Excerpted from our eBook, 100 Gbps Networks See the Light. Click here to download.
Wide-scale deployment of 100 Gbps technology in long haul will happen in earnest over the next two to three years, according to many industry sources. Generally, it could take longer to get into metro networks because the economics don't make sense yet. It is often more affordable for the carrier to relay on 40 Gbps or multiple 10 Gbps links than pay for the upgrade. Plus, the prices for 10 Gbps links continue to decline.
Still, vendors are working on the metro deployment case, and one recent innovation aimed at refining that case came from ADVA Optical Networking (XETRA: ADV.DE), which recently announced an alternative to the 100 Gbps optical platforms that use-polarization dual binary modulation and coherent signal detection.
Dual-binary modulation and coherent detection are considered the basis of many future long-haul 100G systems, but they also represent somewhat newer, and thus, more expensive technology options.
The transponder announced by ADVA instead uses dual binary modulation and non-coherent detection, and relies on four 28 Gbps channels (the extra gigabits are applied to error correction), each inserted into a 50 Ghz sub-channel, to achieve 100G at distances of up to 500 km, according to Jorg-Peter Elbers, vice president of advanced technology at ADVA.
"This can be used in the data center connectivity space or in the service provider metro, where you see distances of less than 500 km, or even less than 200 km," he said. "What we identified was a need over shorter distances. Core 100 Gbps solutions are not suited for this."
Michael Kennedy, principal analyst at ACG Research, said ADVA's announcement is an interesting innovation for what right now amounts to a niche market.
"At this point, the economics of 100 Gbps only make sense in long routes like in the service provider core networks," he said. "But, some metros are moving beyond the need for two or three 10 Gbps E links. Now, 10 Gbps is actually a small pipe in some cases, and this is where this transponder might come in. There is some efficiency to be gained in deploying that in a metro environment where you are already seeing a need for seven to eight 10 Gbps links."
ADVA's development doesn't dispute the need for DP-QPSK and coherent detection in the long run.
"We do coherent as well, but people are looking right now for a lower-cost, lower-power solution for the metro," Elbers said.
In fact, coherent detection will be very important to the future of 100 Gbps in all networks.
"Coherent technology actually makes 100 Gbps cheaper than non-coherent, though for now it is more costly because it's a newer technology," Kennedy said. "With coherent, think of it as a light beam with all of the light tightly aligned, but with non-coherent, the light would be more diffused. The coherent beam would look like a pen light if you shined it at the moon; the non-coherent would be like a flash light. Coherent reduces the need for amplification and increases the distance. It reduces chromatic dispersion, so you can have wavelengths set closer together, and you would need fewer subchannels."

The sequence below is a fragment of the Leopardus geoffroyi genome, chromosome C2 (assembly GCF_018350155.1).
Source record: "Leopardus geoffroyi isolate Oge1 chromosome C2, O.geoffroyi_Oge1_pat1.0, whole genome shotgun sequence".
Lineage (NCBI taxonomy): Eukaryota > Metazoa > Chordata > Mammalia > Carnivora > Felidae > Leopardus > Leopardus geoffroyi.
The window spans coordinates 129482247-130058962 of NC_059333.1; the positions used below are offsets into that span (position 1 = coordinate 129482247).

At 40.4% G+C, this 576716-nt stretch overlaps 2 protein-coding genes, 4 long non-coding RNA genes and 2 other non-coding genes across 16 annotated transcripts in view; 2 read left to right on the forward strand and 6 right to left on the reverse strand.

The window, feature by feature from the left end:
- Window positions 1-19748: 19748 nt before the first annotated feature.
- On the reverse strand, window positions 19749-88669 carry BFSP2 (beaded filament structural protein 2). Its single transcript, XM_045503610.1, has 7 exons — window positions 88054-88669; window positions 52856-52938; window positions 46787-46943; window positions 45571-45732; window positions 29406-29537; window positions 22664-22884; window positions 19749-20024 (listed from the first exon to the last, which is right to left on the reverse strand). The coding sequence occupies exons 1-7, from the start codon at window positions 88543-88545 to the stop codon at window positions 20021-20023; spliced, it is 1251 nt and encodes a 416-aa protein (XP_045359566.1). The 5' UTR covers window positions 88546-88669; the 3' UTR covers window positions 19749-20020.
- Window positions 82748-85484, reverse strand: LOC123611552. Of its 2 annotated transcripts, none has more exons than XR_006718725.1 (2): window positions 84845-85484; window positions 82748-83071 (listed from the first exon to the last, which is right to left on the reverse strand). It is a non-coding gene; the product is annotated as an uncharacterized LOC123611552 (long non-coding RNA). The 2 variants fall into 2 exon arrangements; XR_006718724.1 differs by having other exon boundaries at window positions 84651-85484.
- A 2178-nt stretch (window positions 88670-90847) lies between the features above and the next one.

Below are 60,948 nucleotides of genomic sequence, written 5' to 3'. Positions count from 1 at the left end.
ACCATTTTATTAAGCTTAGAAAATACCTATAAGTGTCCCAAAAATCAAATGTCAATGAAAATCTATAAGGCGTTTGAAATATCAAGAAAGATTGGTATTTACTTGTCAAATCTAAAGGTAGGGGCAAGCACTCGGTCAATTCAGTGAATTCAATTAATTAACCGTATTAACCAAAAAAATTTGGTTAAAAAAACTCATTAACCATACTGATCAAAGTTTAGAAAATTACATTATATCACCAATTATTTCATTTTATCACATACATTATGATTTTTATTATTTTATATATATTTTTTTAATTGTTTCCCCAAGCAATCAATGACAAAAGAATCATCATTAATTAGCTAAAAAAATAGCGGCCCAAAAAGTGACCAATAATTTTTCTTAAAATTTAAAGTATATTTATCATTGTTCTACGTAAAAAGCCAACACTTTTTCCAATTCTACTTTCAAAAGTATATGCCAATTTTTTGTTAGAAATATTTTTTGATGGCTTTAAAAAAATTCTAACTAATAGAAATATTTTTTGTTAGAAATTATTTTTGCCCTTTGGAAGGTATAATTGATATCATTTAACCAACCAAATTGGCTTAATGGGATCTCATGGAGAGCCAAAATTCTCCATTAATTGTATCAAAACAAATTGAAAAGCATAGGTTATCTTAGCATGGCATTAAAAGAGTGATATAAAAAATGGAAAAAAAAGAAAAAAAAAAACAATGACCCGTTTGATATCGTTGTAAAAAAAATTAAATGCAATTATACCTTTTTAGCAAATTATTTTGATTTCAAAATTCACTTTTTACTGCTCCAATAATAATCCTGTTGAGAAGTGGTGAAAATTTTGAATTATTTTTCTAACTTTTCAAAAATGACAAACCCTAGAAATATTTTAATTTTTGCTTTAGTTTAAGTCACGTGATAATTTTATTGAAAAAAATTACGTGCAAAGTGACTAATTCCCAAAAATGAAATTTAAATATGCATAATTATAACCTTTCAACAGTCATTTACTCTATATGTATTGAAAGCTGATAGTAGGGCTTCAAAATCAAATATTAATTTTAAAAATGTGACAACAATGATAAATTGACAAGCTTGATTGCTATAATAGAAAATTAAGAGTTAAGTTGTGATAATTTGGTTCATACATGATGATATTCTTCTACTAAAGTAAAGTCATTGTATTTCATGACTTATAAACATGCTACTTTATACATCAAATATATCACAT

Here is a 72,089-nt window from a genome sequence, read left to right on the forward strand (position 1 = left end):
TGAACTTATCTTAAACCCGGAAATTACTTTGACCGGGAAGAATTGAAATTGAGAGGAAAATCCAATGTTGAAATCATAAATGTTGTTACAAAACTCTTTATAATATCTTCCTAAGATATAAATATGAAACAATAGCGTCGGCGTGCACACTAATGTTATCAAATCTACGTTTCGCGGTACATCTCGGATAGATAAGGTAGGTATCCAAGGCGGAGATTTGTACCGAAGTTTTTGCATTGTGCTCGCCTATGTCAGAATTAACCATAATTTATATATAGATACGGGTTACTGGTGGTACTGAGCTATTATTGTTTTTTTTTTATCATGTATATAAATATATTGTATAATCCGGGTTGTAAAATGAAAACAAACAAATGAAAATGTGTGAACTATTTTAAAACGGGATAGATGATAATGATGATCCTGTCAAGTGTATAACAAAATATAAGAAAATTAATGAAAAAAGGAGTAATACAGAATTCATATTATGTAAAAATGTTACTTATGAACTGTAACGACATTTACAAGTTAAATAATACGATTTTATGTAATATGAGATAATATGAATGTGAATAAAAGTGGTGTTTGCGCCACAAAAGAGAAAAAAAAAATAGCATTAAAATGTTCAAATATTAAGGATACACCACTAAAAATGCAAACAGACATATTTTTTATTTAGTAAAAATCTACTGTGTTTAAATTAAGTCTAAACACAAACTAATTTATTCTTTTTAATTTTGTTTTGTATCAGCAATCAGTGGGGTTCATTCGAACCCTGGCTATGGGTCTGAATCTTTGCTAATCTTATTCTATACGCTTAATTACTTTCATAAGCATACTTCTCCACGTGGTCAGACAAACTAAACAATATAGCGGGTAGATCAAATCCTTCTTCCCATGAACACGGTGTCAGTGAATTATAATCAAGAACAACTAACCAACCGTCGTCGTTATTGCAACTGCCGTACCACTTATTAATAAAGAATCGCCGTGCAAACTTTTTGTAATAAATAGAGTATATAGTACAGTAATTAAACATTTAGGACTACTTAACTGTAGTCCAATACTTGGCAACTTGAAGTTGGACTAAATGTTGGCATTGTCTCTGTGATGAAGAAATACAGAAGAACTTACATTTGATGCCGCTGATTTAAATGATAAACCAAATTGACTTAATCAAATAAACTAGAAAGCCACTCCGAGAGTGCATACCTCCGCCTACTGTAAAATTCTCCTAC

Rick Dodd, senior vice president of global marketing at Ciena (Nasdaq: CIEN), said the result is more capacity. "With coherent detection you can encode more bits on a given amount of spectrum," he said. "You get more capacity, perhaps 10-times more bits on the same spectrum, and it gives you a much simpler deployment model."
Many of these benefits mean that coherent detection also helps network operators to better plan and manage their routes.
"Coherent gives you some new possibilities in network architecture," Dodd said. "It makes provisioning and restoration easier. We're doing proof of concept for someone using coherent to tune a receiver to a particular channel."
Coherent detection already has been a factor in some 40 Gbps deployments, but it is expected to become dominant as long-haul 100 Gbps deployments become the norm. Another management-related technology innovation that could play a role in future 100 Gbps networks-soft-decision forward error correction- is a much newer development. Using a soft-decision algorithm allows more dynamic allocation error correction for latency-sensitive traffic. It is not yet widely available in 100 Gbps equipment, but is expected to be more common as more vendors roll out 100 Gbps gear and feature upgrades later this year.
P.S. This article was featured in our latest eBook, 100 Gbps Networks See the Light.
Note: Yesterday we posted a photo misidentified as Jorg-Peter Elbers of ADVA Optical Networks. We've corrected the oversight.